Color As Medicine
This week’s webinar features Gina Makris. Trained as a chiropractor and having attained a post doctorate degree in environmental law, Gina is an expert in the laws of the built environment and how they impact our health. When the WELL Building Standard was introduced in 2003, she was quick to master the standard. She brings us an insightful webinar on the development of man made light, the advancements in mimicking sunlight and the holistic and therapeutic benefits of light. Click below to watch below to learn about color as medicine:
The WELL Building Standard: The Light Concept
The Light Concept of the WELL Building Standard provides guidelines that enhance productivity, support good sleep quality and provide appropriate visual acuity. The Light Concept is comprised of 13 features that were designed to minimize disruption of the body’s circadian rhythm. Among these features is Feature 59 that focuses on improving the overall room brightness through maximizing the Light Reflectance Values (LRV) of ceilings, vertical surfaces, and furniture, which reduces eye strain due to minimal surface glare. Another interesting feature is Feature 58 focuses on how color differentiation through man made lighting effects visual appeal that can either increase or decrease an occupant’s comfort. Gina expands upon this feature, and gives us insights to the healing powers that color and how we view color possess.
View the WELL Light Concept at wellcertified.org
Click here to explore more Light Features.
Light as Medicine
Heliotherapy is the therapeutic use of sunlight. Sunlight has been used to treat psoriasis, jaundice, fungal infections and sleep disorders. However, sunlight can also cause diseases such as skin cancer, and severe burns. It is important to dosage, duration, and intensity when using heliotherapy. According to the EPA, the average American spends 90% of their life indoors. In last weeks webinar, we learned that nutrition labels are changing to reflect the American deficiency of Vitamin D. Vitamins are not enough, and sunlight must be incorporated into your daily activity. Even on a cloudy day, an outdoor walk will increase your serotonin levels and put you in a lighter mood, and help build strong bones.
Organs have a Color, a Season and a Time of Day
Chromotherapy is a centuries-old concept. In fact, the Chinese have been using the organ chart (pictured below) since 980 A.D. Chromotherapy is a method of treatment that uses colors to treat illnesses. According to chromotherapy practitioners, physical and mental illnesses can be a result of an imbalance of exposure to the color spectrum. Chromotherapy works towards adjusting body vibrations to frequencies that result in better health and harmony.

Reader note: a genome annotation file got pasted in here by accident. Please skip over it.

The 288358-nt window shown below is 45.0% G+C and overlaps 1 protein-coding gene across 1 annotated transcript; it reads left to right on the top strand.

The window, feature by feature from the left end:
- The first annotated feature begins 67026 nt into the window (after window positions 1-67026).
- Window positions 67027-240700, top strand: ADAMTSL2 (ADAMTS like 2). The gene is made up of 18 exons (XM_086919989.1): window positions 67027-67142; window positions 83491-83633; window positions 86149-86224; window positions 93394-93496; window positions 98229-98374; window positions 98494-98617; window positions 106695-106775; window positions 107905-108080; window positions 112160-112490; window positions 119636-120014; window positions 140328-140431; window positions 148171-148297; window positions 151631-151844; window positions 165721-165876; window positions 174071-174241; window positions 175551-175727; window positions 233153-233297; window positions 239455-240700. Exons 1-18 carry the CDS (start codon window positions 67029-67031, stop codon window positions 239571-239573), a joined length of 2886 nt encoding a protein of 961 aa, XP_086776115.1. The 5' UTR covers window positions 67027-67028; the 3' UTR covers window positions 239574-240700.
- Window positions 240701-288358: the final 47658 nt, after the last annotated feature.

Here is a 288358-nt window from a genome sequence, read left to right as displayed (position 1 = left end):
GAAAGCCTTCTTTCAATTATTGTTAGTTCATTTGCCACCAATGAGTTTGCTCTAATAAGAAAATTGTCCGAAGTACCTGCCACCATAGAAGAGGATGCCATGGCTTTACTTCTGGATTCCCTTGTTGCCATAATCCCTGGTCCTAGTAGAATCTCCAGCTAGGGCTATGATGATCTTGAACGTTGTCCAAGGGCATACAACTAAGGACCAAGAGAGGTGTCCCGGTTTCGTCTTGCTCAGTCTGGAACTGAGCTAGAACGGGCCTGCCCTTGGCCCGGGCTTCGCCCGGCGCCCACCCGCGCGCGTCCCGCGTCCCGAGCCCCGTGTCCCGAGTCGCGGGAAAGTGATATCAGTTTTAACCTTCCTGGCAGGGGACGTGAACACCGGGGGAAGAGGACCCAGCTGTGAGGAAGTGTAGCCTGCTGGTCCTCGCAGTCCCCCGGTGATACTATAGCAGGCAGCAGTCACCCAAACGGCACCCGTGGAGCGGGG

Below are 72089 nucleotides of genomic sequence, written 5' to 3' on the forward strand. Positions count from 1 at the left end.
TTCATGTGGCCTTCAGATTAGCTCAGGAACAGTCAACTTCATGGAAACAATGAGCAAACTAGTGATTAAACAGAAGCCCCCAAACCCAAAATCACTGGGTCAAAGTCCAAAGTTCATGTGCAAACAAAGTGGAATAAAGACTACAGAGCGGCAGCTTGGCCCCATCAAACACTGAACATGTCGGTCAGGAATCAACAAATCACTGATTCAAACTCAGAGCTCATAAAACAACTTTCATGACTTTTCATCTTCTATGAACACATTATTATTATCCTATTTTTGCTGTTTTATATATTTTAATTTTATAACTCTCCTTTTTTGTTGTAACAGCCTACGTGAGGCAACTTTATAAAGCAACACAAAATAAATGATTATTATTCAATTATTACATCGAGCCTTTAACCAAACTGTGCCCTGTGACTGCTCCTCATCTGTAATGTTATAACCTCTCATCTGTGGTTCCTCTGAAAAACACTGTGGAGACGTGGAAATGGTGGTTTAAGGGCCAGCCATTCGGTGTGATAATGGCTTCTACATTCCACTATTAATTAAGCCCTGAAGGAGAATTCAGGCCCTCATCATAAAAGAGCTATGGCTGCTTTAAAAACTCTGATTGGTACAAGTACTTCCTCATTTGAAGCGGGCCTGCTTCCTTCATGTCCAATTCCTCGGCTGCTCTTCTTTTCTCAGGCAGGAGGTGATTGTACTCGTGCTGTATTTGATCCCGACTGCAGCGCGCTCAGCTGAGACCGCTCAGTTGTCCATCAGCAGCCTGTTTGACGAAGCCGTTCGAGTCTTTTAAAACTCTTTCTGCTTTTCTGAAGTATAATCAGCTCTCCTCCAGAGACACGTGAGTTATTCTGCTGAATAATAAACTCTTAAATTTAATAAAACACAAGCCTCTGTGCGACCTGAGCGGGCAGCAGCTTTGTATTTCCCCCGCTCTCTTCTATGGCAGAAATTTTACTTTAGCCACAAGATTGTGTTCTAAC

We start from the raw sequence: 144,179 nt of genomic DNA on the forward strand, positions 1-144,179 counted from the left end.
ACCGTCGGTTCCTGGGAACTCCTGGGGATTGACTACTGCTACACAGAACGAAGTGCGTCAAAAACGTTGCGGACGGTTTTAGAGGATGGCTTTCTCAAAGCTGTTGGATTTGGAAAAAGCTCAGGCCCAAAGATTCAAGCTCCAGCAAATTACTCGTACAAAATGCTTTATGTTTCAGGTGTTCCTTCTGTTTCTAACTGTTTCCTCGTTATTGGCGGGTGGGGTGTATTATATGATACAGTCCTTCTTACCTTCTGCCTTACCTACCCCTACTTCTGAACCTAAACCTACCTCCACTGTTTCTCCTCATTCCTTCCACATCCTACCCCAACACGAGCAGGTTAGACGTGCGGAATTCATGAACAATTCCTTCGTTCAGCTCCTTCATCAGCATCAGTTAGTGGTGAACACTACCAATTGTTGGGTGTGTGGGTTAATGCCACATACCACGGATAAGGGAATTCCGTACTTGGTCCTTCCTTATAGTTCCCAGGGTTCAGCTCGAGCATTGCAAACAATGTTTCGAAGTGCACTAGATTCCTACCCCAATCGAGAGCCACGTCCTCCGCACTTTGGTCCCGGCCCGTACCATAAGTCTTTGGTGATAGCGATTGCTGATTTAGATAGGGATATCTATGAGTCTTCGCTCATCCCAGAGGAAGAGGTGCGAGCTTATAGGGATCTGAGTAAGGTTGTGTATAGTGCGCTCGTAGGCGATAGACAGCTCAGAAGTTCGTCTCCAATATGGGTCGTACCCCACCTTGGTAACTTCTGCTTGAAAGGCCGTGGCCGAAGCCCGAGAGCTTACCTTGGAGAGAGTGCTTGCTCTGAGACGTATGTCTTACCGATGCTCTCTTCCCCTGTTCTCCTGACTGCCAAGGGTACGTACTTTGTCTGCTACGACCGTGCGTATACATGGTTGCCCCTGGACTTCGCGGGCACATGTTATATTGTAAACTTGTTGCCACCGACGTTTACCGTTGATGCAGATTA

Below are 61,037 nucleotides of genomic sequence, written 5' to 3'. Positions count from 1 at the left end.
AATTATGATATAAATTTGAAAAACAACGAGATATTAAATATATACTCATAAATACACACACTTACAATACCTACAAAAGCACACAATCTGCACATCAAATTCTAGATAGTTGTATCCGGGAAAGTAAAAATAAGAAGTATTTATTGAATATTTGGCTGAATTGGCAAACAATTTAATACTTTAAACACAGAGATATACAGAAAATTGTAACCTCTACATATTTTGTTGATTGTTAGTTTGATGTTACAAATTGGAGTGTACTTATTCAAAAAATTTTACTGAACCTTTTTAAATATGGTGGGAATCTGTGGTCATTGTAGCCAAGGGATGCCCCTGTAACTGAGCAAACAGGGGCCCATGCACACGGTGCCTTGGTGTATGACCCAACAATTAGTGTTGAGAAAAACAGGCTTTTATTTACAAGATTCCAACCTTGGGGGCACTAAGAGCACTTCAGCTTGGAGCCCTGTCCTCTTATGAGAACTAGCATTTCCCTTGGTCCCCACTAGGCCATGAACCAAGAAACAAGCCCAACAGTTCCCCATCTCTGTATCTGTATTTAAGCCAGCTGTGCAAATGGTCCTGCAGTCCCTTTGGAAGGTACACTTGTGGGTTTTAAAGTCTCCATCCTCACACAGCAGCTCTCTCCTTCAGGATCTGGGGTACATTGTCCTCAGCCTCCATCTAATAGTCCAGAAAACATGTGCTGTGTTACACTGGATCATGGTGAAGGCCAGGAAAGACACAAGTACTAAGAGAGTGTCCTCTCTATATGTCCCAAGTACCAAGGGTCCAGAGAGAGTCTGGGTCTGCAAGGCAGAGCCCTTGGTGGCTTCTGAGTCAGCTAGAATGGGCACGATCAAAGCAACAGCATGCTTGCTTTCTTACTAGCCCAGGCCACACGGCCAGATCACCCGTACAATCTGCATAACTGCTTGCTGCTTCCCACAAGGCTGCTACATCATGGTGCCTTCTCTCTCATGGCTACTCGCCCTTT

All organs, cells and atoms possess their own vibrational energy.
Our organs vibrational energy harmonizes with specific colors. When various parts of the body deviate from these expected normal vibrations, one can infer that part of the body is diseased or not functioning properly.
Because of chromotherapy, practitioners know what colors reduce anxiety and exacerbate disease. For example, blue promotes relaxation and tranquility and is often used to relieve headaches and muscle cramps. Red applies to the circulatory and nervous system functions.
Jane Barthelemy/Five Seasons Medicine
Colorpuncture is a new type of holistic medical treatment. Colorpuncture, like acupuncture, doses color through skin by using infrared frequencies and colored light therapies. Clients have reported not only changes in their physical body, but in their mental well-being too.
Click here to read A Critical Analysis of Chromotherapy and Its Scientific Evolution.
Is Light at Night a Carcinogen?
Technically, no. However, studies have shown that disruption of your circadian clock has “discrete effects on aging and carcinogenesis.” The link between the circadian clock and carcinogenesis was first discovered in a studies that found high tumor incidences in shift workers and flight attendants. For a more in depth look, click here to read this scientific article by Antoch et al. To minimize disruption to your circadian rhythm, make sure to use f.lux on your PCs and Night Shift on your phones! Check out how looking at blue light affects you:
Skye Gould/Tech Insider